Not to be confused with the similarly titled anime, Titan Attacks does not feature even one skinless, giant person. WHAT A DISAPPOINTMENT! This game gets a 0/8. Remove this from the PS Store at once! What a lousy cabal of hack frauds they have working  at Puppy Games. All we get from Titan Attacks is a 100 wave romp through Space Invaders for the ADD audience. (Ok, I’m turning the sarcasm off now) Titan Attacks is not ashamed of where it drew its inspirations from, and it does so tastefully. In a world where so many “new” ideas don’t know where the line between homage and rip-off is, this game does a fine job of making something flashy and new out of an old concept. Though technically not a true, licensed Space Invaders game, Titan Attacks has a lot of retro flavoring that does a better job of capturing the old-school, tank commander feeling than the official Space Invaders HD title. (though I did enjoy the slick, modern vibe that game had too) Titan Attacks is incredibly simple to play and won’t require you to invest any more than a few hours of your life to complete. It’s not much of an entree, but does an admirable enough job to at least merit a couple packs of your favorite flavor of Pop Tart.As soon as the game starts, the aesthetics speak volumes about the kind of game you’re in for. It has that indie game 8-bit thing sort of going on, because well, why the hell wouldn’t it? The obvious connections to two button arcade games warrants a befitting style. From the pixelated saucers and lazer blasts, to the vector asteroids, the game could easily be mistaken for something played with a joystick. The game isn’t even played in wide screen, opting for 4:3 to complete the look. The progressive electronic soundtrack isn’t chiptune as one might expect, instead relying on a quick tempo beat to keep players engaged. It’s nothing too special, but does compound the techno, extraterrestrial style the game is going for. Overall, there’s generally pleasing sights and sounds to be found here.Titan Attack’s core gameplay never changes. You move from left to right, smash on one button to shoot upwards, and then press another button every so often to use smart bombs. It’s exactly the sort of thing one would expect from a new age Space Invaders. The game starts you out with a dinky little box that can maybe shoot once every other second, but once you can spend some of the money earned by shooting alien goons out of the air, the game begins to amp up. The store menu is accessed automatically after every wave of the game. It’s here where you can purchase shields, bombs, upgrades to rate of fire and damage, as well as equip auxiliary weapons. The catch is that shields (which are essentially hit points) and smartbombs (screen clearers) do not regenerate in any way during the game. You might get lucky and earn a few by doing well in some of the game’s shooting range bonus rounds, but for the most part, getting rekt by the increasingly difficult waves means having to fork over what you might have been saving up to attach another gun to your tank. In this way, the game both rewards good play and keeps things from getting too easy too fast. Players who know what they’re doing can earn more money by collecting the parachuting aliens that sometimes eject from their ships, as well as by picking up money drops. This becomes the key to future success, as the levels do evolve into softcore, bullet hell later in the game.Titan Attacks features five, 20-level worlds, each with new enemy types and gameplay variations in addition to simply new, pretty looking back drops. The story is all completely told through the text at the end of these worlds, and even then, much of the story is left to the imagination of the gamer. Why are the aliens attacking? When does this take place? Who thought one tank would be sufficient enough to quell a hostile invasion and eventually win an entire war? These sorts of questions never get answered, but they don’t need to be, either. The game recognizes what it is, and instead builds a universe in which the player puts together the pieces on their own. The slowly demolished cityscapes, on the moon and Mars as well no less, implies human civilization has reached interplanetary colonization. I enjoy that sort of subtlety. Traveling from Earth to the Moon, Mars, Saturn, and eventually Titan itself, the player is tasked with new challenges. The Moon will introduce incoming asteroids, and the Mars enemies will fly around in Galaga-esque patterns. These sorts of call backs to other arcade cabinets were a nice touch. (For those that don’t know what those are, put down the Call of Duty, you cheeky scrublord, and go play an arcade game)For all it does right, Titan Attacks is not without its fair share of drawbacks. The five bosses are an area of missed opportunity. They appear at the end of each world, and could have offered a challenge similar to the way other bullet hell shooters do, using intricate patterns of fire from which the player must dodge, but as they are now, are really just bigger normal enemies. The difficulty they present is akin to Mortal Kombat’s Shao Kahn. The big baddies will have a bigger health bar, and will be able to shoot four shots as well as mines. Bullet sponges are generally a lackluster way to go when it comes to boss battles, and these were no exception. Also, the game is too short. There is nothing to do after beating the campaign other than to do it again and try to get a higher score on the leaderboards. Titan Attacks would have benefited from some sort of Infinite Mode unlocked after the main campaign. The game doesn’t have too much replay value once you get all the trophies for it. My final and strangest complaint: I’ve never played a game this naturally loud before. The game’s volume is unbalanced, and makes listening to the sound effect of the rocket launcher firing just a terrible mess. (Get that upgrade last to save your precious listening holes) On HD televisions, turning the volume really low made the game sound normal, but even when I brought the volume to zero on an SD TV, the game was still louder than it needed to be. Beware of Titan Attack’s weird audio problems.Overall, I felt like my 3-4 hours with Titan Attacks was well spent. The game is definitely a one-and-done title if playing this on your PS3 or PS4, as it is more well-suited to the lighter consumption. playing on the Vita is your best bet if you have the option. If not, the console versions won’t disappoint either. Just be aware that Titan Attacks will tide you over only for a few hours. One ought to seek further nourishment elsewhere, lest ye starve to death trying to suck the marrow from this game’s bones.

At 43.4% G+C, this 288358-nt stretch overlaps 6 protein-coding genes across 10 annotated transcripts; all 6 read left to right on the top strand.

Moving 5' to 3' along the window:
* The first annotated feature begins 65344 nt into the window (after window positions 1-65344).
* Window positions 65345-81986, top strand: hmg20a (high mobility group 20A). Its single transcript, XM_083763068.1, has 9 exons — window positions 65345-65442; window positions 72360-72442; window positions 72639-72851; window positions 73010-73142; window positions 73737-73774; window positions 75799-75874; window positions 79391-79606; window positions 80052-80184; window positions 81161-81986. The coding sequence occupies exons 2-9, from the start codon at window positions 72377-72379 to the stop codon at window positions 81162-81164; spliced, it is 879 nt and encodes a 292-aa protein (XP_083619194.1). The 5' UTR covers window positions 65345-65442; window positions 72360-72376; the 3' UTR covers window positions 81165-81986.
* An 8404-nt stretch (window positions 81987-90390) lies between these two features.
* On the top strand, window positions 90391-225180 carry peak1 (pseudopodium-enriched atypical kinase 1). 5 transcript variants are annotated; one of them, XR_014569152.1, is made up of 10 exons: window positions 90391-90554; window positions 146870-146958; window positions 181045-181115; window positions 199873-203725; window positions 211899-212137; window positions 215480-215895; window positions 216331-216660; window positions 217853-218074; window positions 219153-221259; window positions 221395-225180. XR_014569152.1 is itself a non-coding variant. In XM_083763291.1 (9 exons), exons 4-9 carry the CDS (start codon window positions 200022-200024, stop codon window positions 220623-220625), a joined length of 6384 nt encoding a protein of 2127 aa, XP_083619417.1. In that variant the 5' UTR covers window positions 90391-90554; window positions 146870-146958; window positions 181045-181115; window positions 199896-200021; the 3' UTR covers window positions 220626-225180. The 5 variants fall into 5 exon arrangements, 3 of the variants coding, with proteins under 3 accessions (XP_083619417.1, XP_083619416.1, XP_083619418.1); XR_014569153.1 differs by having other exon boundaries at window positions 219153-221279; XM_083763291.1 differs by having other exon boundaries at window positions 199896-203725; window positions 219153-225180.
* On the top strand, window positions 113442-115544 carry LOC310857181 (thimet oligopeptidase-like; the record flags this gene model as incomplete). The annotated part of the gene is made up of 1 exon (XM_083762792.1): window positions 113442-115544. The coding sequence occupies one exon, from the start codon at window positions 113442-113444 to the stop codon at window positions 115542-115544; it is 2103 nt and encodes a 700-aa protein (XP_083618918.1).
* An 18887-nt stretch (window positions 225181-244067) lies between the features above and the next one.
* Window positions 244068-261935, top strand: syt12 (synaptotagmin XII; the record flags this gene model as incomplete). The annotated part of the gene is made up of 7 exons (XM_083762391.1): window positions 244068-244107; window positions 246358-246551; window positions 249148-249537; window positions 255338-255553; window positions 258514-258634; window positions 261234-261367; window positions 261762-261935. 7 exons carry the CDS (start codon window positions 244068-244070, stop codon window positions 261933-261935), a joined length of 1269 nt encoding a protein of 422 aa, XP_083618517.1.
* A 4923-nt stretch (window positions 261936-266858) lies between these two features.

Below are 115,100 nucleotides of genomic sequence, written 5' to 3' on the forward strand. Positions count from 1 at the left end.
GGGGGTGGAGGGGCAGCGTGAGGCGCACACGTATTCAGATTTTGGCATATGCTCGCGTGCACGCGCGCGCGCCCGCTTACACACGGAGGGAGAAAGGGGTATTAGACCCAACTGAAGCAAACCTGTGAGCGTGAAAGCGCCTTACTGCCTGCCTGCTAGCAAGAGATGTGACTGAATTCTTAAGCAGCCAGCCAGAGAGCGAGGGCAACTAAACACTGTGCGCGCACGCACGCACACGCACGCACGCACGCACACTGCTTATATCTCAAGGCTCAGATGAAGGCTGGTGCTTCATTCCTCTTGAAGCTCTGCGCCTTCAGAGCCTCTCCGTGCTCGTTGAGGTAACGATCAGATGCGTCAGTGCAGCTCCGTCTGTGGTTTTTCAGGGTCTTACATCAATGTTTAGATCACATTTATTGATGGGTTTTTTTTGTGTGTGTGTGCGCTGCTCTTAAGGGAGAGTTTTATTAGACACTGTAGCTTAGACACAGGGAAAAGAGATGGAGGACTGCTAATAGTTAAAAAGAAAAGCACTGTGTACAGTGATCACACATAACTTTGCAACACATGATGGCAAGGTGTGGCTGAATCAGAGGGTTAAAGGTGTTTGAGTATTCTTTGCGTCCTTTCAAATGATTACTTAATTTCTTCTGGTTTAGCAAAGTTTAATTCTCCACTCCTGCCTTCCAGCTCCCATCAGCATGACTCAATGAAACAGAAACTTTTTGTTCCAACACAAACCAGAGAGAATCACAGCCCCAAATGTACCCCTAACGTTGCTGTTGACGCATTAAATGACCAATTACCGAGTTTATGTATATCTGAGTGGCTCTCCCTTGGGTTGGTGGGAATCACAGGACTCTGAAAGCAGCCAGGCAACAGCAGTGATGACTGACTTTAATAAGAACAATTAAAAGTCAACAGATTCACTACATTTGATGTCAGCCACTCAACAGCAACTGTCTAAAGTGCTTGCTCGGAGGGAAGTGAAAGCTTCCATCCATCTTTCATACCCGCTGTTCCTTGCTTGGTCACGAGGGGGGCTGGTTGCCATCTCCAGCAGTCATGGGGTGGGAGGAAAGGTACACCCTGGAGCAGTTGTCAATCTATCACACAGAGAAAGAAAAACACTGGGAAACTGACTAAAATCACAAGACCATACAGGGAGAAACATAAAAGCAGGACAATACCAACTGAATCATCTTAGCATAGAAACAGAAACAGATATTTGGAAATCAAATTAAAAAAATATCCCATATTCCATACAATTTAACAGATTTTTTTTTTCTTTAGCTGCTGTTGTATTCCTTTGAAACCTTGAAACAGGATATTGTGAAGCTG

Obligatory Number at the End: 7.75